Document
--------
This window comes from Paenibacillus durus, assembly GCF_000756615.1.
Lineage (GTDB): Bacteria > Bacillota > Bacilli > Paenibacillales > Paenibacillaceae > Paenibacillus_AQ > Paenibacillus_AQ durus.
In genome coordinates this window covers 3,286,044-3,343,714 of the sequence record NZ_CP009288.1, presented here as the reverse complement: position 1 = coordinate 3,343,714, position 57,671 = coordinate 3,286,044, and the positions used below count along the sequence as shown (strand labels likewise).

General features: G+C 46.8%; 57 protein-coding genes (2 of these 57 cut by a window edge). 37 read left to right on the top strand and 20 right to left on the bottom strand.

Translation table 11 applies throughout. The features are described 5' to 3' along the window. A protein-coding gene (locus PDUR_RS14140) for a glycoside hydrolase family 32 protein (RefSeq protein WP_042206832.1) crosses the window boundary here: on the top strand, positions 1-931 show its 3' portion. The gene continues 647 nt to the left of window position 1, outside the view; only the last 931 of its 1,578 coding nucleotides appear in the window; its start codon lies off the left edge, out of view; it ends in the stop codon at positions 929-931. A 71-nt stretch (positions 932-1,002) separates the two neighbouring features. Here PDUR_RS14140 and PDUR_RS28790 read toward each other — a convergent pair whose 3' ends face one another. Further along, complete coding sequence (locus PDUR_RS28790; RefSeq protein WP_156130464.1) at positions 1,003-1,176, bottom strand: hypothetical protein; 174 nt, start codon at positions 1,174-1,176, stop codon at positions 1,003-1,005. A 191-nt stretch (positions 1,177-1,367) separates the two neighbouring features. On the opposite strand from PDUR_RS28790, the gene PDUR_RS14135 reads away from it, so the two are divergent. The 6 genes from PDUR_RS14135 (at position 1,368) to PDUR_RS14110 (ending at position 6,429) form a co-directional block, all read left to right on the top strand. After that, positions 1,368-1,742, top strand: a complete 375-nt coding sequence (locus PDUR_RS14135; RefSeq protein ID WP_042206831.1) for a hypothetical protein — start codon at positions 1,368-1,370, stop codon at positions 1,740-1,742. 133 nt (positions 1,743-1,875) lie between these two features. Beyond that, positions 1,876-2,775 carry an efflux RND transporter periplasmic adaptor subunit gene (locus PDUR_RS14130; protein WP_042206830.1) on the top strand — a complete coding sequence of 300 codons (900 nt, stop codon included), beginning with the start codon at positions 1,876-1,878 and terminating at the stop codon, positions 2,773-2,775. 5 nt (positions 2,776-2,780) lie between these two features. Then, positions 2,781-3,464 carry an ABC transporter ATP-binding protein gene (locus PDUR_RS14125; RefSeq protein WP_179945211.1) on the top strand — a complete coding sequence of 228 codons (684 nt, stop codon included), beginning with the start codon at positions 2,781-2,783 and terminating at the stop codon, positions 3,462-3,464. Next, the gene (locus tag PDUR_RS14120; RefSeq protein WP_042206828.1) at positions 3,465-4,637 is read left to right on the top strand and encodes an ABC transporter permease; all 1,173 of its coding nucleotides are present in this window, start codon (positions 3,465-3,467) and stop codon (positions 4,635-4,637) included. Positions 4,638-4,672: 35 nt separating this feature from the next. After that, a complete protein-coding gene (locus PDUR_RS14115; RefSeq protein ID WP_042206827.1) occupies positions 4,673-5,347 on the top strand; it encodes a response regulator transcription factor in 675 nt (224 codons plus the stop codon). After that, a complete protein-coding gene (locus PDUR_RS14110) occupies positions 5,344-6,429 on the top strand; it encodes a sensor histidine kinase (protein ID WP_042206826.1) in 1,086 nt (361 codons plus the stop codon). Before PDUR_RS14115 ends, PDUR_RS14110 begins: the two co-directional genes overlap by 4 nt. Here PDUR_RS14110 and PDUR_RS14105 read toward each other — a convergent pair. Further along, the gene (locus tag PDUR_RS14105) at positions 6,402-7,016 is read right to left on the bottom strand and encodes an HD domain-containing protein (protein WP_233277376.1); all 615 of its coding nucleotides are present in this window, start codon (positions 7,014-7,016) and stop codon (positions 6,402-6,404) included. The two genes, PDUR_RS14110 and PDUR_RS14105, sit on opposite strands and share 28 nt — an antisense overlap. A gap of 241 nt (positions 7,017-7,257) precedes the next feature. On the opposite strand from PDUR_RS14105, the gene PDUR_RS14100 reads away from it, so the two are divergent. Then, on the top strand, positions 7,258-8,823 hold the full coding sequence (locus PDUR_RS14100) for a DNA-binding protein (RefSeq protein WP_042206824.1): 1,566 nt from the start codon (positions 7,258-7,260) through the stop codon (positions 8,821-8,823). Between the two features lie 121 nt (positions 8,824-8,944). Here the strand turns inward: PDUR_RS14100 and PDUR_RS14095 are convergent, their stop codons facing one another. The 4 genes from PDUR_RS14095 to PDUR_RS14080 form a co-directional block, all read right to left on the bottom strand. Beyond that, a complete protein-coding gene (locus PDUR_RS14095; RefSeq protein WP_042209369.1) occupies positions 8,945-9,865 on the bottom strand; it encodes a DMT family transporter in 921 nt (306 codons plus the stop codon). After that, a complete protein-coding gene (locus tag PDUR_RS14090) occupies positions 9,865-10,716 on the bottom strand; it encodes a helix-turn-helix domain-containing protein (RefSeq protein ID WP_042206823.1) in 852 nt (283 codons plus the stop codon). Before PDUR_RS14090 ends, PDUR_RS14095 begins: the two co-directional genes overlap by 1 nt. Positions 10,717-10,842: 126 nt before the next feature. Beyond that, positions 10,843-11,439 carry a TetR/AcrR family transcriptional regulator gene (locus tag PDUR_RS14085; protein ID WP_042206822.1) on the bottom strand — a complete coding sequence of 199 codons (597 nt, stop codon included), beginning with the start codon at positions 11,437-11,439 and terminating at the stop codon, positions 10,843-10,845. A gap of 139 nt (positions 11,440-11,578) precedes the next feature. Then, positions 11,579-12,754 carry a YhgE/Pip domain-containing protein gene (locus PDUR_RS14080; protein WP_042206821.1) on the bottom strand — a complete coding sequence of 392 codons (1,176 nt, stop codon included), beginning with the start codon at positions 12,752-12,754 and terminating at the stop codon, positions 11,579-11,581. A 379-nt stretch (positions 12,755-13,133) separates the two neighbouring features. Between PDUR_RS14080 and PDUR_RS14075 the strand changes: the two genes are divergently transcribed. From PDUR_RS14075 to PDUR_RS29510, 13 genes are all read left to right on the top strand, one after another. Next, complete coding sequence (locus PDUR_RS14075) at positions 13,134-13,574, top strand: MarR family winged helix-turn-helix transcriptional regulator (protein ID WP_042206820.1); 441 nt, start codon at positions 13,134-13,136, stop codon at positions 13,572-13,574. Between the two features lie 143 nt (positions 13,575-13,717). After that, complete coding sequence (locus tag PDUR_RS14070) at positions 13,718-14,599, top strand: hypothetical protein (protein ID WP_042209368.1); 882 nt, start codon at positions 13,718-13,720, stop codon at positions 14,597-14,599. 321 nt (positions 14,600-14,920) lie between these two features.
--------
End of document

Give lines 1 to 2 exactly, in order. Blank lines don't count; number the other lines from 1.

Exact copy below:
This window comes from Paenibacillus durus, assembly GCF_000756615.1.
Lineage (GTDB): Bacteria > Bacillota > Bacilli > Paenibacillales > Paenibacillaceae > Paenibacillus_AQ > Paenibacillus_AQ durus.